Wednesday, 5 December 2018

Painting the Gloamin

Gloamin 2





Across the fields towards Pleasington Lat light


Farmhouse behind some trees Dole Lane early
dusk after the rain

Images glanced at and remembered in no particular order
Gloamin abstraction
Morning sky rain and more rain



The Lake District is and as always been a perfect place for a painter and fell walker.  

“ For me, wherever I am, the inspiration for my landscape paintings comes from both painting and walking in the land. I see this as a meditation which provides me with a direct sense of place. For me, making a painting is like writing prose or a poem, both an expression of a feeling and an impression of a place. Depending on the nuances of the paint the wind or sun my work finishes somewhere between abstraction and figurative. “








Tuesday, 4 December 2018

Painting the gloamin

Gloamin 1.

Writing as a Landscape Painter on the subject of painting landscapes of the Moors and Valleys of Lancashire in winter. I always feel slightly down at heart when November ends and the evenings draw in with  full dark  at about 4.30pm. In the past especially when I returned from painting in Southern Spain I ignored this feeling of melancholia by  painting away at a canvas with oodles of bright colour only to have to scrape it all off and paint it again because it didn't feel quite right. My partner and friends aghast at my actions. I've worked hard to make myself a painter whose responsive to what's around me and its difficult for me to switch that lever to off. My  paintings would change as the sky lightens at the end of January. The worse case scenario is a wet Lancashire winter which sometimes lasts until Easter when spring and colour bursts forth.

Around that time I had a number of large commissions which called for bright spring light. Luckily my studio was and is windowless so that my bread and butter work could carry on under bright lights from the English Lighting Company along and a blaze of colour that bounces from one painting to the next.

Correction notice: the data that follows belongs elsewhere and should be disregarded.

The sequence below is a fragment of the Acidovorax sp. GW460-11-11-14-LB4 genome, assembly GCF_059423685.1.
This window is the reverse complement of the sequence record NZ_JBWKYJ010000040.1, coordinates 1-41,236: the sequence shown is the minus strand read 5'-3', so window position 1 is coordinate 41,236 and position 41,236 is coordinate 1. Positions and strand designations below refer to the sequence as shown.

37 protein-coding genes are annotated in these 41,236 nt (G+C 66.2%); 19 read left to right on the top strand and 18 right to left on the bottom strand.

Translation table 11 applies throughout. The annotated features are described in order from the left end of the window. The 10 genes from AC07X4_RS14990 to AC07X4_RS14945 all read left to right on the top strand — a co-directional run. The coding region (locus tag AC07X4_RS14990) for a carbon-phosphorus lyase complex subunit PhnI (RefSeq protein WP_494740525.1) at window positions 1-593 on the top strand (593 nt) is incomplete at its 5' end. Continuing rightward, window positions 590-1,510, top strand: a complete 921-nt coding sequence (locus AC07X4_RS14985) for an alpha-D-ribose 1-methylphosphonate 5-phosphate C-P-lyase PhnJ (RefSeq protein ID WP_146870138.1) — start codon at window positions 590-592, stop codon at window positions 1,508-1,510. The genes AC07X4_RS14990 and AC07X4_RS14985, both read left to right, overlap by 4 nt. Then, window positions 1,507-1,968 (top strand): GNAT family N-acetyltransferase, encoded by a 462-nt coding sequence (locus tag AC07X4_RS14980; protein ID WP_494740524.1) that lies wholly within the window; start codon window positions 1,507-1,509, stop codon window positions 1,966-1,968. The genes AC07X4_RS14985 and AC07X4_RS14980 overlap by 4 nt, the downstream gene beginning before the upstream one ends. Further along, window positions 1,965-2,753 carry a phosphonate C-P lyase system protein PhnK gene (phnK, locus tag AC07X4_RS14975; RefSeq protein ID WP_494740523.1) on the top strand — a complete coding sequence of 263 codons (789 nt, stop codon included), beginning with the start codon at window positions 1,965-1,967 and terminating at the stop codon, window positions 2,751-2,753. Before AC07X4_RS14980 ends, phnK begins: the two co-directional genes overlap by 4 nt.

This year I'm going to try something new and welcome melancholia by walkin and drawin in the gloamin this weird time of the day and year.  I'm taking my cue and inspiration from Poets who are Land based. Like Wordsworth, Jaccottet plus the excellent work of Scots Poets such as Alexander Grey, John Stuart Blackie and Kathleen Raine who describe the daily living made from scratching the poor soil of the uplands. Winters good for poets, for them its a time to sit in front of the fire, reflect and make poems. The same can be said for painters.  How to maintain interest in gloom can be read as how to maintain interest in the day.


Gloamin 1 drawing mixed media on paper Charcoal, ink, watercolour


With this in mind I set out to conquer melancholy.Once started and in the painting zone in winter  I find it hard to tear myself away. Though I know the benefits of good fresh air and exercise. To do this I set my alarm for 4.15pm, strap my fitbit to my wrist, get into my buffalo jacket pick up my sketch bag and I go and make drawings. I'm lucky that in  just a few minutes walk from my easel and tables, up a track there's  an old rough stone wall to sit on. From this vantage point a view of soft browns emerge the top of tree branches brushing a greying orange sky, high above deep grey blue clouds arce. To my right above a hedge of stunted scrag end Hawthorne blown lateral a cold grey colour block of sky turns dark. This is a good place for drawing the living landscape drawing with charcoal and watercolour. Further into the wood an enormous chattering group of Crows emerge as they scold a fox or another walker and his dog. I wander over a still green field, onto the flat ridge top its crusty inch of soil spotted by outbreaks of millstone. Over the field a view of a steadfast copse of ancient twisted beech is loosing itself in a smudge of brown. Beyond all this a still glittering band of sea stretches from Barrow down along Lancashire's silver coast, to Liverpool and North Wales. A splendid place that is quintessentially Northern. To the west a dimming orange horizon spreads up to a silver blue that shivers between the trees. This is the gloaming the moment of near dark a still light lingering and flickering as the winter sun slowly ebbs away.